Thanks to Mark Bauerlein for allowing me to guest post on the Chronicle’s Brainstorm blog. In my essay, I figuratively compare business to the liberal arts by anthropomorphizing the two disciplines into fictitious athletic coaches. I argue that for many students, playing for a small, competitive team (i.e. liberal arts) is better life preparation playing in a “big-money” program (i.e. business school).
Taking my analogy one step farther, I’ve often wondered whether any business discipline aside from accounting really belongs at the undergraduate level. Traditional-age undergrads lack the life experience to truly learn anything from the wisdom of past (in my case, management) thinkers. It is the purest form of careerism/credentialing; undergraduate business students think they are signaling to employers that they are serious about a career because they are conditioned to think that “you can’t do anything with a philosophy major.”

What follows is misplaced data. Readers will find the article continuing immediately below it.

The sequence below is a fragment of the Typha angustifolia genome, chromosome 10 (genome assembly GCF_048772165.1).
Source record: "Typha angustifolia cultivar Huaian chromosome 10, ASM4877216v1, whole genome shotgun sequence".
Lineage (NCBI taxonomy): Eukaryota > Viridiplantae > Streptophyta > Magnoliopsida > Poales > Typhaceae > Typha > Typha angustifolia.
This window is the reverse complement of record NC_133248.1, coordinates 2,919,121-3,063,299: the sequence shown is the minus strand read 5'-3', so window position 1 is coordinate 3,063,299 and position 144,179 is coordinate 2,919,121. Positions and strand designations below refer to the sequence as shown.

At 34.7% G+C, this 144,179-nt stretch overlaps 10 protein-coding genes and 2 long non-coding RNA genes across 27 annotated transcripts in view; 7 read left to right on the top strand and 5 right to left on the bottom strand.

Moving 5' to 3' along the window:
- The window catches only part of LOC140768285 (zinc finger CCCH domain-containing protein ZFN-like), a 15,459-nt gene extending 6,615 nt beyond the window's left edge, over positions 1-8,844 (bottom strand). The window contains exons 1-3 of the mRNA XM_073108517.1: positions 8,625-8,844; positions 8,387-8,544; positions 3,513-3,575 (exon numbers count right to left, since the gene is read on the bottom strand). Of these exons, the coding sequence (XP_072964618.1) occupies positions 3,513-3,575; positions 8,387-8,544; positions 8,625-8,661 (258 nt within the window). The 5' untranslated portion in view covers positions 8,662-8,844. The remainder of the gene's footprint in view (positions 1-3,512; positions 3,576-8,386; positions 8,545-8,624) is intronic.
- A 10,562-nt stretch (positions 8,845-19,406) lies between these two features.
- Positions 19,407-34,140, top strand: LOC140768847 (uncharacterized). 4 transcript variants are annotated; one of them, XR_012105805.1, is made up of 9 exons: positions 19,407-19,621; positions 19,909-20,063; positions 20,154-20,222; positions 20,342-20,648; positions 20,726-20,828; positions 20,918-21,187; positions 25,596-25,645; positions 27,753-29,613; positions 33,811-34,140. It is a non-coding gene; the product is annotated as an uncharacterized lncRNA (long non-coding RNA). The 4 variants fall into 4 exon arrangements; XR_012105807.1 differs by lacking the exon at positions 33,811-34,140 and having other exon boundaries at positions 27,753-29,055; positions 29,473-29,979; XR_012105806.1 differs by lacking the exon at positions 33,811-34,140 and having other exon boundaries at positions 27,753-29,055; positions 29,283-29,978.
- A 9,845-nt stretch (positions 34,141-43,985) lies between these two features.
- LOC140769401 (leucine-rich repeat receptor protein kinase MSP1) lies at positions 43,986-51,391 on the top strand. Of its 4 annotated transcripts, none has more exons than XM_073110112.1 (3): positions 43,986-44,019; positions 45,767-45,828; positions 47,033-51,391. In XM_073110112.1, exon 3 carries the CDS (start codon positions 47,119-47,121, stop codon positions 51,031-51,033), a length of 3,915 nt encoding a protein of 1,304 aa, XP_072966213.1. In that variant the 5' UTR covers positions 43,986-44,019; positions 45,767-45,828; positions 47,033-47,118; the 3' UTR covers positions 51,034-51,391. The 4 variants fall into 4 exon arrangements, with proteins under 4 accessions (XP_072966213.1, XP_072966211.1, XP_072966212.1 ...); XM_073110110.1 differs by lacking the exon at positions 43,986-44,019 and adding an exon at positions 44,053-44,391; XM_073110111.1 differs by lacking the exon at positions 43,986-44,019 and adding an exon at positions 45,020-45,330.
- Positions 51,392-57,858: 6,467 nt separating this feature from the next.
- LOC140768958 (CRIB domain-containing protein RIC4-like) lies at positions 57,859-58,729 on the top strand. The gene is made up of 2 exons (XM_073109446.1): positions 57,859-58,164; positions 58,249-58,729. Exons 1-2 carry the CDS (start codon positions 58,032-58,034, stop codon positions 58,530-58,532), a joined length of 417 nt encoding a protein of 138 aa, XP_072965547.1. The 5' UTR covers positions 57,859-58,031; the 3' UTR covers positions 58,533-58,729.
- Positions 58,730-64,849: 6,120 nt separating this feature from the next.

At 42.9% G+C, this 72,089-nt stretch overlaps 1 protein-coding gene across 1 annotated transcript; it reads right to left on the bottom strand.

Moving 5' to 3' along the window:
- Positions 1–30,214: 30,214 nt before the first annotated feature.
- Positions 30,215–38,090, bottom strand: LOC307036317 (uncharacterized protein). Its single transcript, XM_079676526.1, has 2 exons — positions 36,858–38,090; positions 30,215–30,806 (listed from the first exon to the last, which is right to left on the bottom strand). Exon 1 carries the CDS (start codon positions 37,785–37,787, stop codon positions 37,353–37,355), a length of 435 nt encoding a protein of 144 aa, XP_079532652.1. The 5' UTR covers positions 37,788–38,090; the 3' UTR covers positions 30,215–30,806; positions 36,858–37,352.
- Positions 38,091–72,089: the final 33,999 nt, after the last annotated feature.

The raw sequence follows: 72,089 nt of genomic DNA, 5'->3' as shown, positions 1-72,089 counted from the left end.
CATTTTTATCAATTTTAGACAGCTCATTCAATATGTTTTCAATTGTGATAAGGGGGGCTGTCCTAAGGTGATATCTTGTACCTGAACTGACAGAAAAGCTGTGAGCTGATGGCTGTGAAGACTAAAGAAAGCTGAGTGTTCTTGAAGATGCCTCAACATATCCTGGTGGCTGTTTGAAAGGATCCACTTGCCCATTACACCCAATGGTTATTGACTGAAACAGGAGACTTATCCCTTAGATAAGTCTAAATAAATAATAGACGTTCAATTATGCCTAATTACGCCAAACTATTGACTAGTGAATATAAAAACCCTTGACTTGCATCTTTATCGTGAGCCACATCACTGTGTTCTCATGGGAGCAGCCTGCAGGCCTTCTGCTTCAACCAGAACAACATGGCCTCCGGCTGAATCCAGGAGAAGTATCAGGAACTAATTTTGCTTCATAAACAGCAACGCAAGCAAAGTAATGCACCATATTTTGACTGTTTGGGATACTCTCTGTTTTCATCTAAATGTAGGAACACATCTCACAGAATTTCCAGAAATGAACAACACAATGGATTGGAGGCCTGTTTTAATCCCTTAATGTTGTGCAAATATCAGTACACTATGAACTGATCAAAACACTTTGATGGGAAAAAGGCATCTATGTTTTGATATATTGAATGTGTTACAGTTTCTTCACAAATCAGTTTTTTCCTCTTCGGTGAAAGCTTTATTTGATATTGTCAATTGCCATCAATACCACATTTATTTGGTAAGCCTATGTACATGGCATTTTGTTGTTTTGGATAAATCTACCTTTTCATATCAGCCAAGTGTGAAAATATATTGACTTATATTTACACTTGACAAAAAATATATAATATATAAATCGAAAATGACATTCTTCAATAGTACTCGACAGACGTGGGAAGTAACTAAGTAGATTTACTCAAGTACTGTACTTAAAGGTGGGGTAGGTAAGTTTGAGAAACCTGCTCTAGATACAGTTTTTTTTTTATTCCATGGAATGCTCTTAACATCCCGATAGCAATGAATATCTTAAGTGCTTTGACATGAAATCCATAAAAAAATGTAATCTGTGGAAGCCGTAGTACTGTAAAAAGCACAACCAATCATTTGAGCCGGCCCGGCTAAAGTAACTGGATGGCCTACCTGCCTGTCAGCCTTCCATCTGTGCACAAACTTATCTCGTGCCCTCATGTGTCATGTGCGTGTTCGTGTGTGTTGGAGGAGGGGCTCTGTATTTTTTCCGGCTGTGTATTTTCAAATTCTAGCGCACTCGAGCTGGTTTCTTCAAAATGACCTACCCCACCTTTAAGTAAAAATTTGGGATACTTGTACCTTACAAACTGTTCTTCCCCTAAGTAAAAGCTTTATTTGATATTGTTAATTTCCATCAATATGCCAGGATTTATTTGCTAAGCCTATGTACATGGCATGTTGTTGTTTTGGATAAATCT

Yet, next to non-traditional students, the students who consistently make the richest contributions to my classroom are the liberal-arts students who cross over to take classes in the College of Business.
Employers must notice that too. Right?